To build an effective and efficient platform, we will be working closely with state agencies and elected official’s offices. There are a few opportunities where agencies can collaborate with DSGa to provide strategic input and test the platform as we build. The D8 roadmap hinges on the following efforts:
Center of Excellence (CoE)
DSGa will be creating a center of excellence team. This will comprise members from DSGa, state agencies and offices of elected officials, and industry experts. The CoE will enhance and expand the current web standards to accommodate additional channels. Based on research, best practices, and lessons learned, the team will propose standards, policies, and guidelines for all agencies to follow.
If you wish to share ideas and get your voice heard, please represent your agency by letting us know your expertise. Our CoE selection process will being in January 2018.
Modular Procurement and Agile Development
DSGa plans to adopt 18F’s modular procurement approach. 18F was created by the federal government as a response to the failed HealthCare.gov, which was procured and developed following the old school procurement and development processes.
DSGa’s roadmap to achieve a more modular procurement and agile development process is as follows:
Pre-selected vendor pool: DSGa will create a pool of trusted vendors patterned across a variety of skillsets to help DSGa and state agencies. The first project will be the Drupal 8 replatforming and migration project. In the coming weeks, DSGa will release a set of Requests for Qualified Contractors (RFQCs). These RFQCs will focus on 4 streams of expertise for which we need assistance from the industry. Once the vendors are vetted and selected, DSGa will issue Statements of Ned (SoN) for every project and work with a vendor within the pool best suited for the need.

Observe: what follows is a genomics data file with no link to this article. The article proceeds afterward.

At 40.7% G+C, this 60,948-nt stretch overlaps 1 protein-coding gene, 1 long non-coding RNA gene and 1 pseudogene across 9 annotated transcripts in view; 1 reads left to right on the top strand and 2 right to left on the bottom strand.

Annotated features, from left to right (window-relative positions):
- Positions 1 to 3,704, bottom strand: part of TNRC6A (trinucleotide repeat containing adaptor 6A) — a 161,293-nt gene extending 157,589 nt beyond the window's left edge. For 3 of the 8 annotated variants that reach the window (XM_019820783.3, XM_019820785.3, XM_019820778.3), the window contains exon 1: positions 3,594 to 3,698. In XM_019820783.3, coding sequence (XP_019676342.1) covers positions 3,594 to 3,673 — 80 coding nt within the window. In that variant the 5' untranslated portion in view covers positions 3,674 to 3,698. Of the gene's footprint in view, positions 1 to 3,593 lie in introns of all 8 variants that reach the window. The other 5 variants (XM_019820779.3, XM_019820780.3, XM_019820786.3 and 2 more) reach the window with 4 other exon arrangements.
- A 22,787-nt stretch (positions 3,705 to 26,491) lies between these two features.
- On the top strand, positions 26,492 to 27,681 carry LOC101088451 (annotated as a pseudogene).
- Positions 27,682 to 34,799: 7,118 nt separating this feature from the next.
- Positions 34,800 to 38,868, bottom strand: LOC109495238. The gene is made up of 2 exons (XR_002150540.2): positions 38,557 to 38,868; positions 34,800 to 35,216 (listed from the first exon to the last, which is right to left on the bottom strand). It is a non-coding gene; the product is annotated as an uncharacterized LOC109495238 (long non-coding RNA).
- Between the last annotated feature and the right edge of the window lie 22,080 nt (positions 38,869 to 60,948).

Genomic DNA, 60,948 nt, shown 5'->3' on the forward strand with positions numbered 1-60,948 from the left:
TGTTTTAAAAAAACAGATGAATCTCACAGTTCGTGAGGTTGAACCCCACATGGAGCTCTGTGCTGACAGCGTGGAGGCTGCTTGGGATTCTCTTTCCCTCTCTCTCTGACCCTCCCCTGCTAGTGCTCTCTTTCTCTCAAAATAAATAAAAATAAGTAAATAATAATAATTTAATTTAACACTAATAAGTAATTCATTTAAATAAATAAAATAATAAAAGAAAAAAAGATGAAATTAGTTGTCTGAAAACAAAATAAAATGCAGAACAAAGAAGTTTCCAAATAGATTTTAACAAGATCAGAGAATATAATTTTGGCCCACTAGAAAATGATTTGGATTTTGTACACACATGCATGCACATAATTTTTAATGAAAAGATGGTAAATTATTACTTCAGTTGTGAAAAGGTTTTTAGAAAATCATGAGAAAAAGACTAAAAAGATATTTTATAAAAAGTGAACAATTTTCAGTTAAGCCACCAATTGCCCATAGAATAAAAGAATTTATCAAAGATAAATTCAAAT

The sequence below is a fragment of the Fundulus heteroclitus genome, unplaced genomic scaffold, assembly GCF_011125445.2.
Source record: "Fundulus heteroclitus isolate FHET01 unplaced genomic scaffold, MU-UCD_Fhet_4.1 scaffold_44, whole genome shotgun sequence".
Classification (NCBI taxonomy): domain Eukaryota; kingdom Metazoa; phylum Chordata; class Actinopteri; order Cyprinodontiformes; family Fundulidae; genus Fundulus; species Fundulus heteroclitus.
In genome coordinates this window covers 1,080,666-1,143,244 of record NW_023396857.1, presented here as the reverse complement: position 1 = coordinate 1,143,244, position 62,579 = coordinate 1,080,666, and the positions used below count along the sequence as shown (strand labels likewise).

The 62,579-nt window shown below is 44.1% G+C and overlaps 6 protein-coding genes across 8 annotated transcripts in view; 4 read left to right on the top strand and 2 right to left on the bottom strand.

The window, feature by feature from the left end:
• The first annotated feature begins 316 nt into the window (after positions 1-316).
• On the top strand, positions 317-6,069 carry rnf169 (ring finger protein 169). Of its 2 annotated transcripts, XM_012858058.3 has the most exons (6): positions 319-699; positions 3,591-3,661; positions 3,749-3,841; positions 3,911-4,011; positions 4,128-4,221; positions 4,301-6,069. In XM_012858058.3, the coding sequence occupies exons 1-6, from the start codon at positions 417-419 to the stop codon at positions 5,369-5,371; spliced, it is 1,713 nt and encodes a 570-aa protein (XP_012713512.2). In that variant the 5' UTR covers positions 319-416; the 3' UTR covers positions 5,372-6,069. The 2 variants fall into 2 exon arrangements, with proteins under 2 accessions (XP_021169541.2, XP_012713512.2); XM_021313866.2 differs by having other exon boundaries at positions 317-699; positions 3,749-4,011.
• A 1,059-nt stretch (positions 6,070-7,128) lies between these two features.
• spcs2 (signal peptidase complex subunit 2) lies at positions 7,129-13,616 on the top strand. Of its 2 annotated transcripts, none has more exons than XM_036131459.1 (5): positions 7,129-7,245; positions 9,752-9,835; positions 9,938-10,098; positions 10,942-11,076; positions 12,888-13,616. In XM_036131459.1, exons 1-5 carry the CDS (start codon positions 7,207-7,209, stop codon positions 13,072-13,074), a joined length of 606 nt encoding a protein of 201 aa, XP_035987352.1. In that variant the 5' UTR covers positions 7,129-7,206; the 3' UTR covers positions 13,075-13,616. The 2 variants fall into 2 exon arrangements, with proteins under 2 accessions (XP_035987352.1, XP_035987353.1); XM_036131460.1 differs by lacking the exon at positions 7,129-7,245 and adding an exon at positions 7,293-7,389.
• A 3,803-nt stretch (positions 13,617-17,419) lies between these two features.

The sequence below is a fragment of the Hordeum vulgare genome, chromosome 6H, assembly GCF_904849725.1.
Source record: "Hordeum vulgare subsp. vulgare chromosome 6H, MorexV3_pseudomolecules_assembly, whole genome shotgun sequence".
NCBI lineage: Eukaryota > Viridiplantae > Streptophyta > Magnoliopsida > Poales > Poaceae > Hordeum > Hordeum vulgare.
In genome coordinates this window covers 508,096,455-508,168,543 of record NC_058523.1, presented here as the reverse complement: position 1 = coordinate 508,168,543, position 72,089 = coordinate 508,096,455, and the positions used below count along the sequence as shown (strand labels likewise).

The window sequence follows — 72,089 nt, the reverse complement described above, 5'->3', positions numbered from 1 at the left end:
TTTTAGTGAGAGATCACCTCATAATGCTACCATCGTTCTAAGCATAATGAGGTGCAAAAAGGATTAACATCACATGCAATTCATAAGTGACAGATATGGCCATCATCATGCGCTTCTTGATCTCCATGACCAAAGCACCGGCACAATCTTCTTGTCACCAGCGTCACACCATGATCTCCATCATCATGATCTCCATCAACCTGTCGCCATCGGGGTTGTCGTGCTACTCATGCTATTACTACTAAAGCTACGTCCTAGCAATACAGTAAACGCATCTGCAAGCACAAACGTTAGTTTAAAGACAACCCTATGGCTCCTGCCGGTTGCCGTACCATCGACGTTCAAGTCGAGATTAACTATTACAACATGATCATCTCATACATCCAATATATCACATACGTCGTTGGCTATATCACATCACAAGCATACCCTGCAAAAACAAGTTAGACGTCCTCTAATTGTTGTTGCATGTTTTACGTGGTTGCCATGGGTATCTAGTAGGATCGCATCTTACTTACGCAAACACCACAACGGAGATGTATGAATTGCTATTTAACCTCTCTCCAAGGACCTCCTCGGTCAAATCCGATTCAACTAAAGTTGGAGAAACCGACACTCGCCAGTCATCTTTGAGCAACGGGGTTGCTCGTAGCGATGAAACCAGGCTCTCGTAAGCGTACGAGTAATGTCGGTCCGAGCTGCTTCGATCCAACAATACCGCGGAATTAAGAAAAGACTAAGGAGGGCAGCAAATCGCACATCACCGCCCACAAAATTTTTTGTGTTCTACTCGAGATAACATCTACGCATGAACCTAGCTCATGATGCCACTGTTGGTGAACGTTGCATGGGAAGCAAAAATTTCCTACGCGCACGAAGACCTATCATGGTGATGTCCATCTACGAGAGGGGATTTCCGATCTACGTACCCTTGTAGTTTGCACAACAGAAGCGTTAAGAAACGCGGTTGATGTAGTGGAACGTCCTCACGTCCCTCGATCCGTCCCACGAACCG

Vendors will align with DSGa digital standards: As the Office of Digital Services, we aim to assist state agencies and elected officials with their upcoming digital projects by providing services across the missing eXperience as a Service (XaaS) layer. I've addressed the importance of the experience layer across the enterprise in the previous section. The selected vendors will be required to adhere to the tenets and development best practices set by DSGa. To accomplish this goal, we need to be poised with a pool of trusted vendors that have demonstrated that they can build software in alignment with those tenets. When a need arises, we will engage with the right vendor from our pool in a quick and agile manner.
We believe both of these goals can and should be accomplished within the same procurement vehicles, as we will be looking for a variety of skillsets across the same set of requirements for both our migration project and the XaaS services that agencies will need in the future.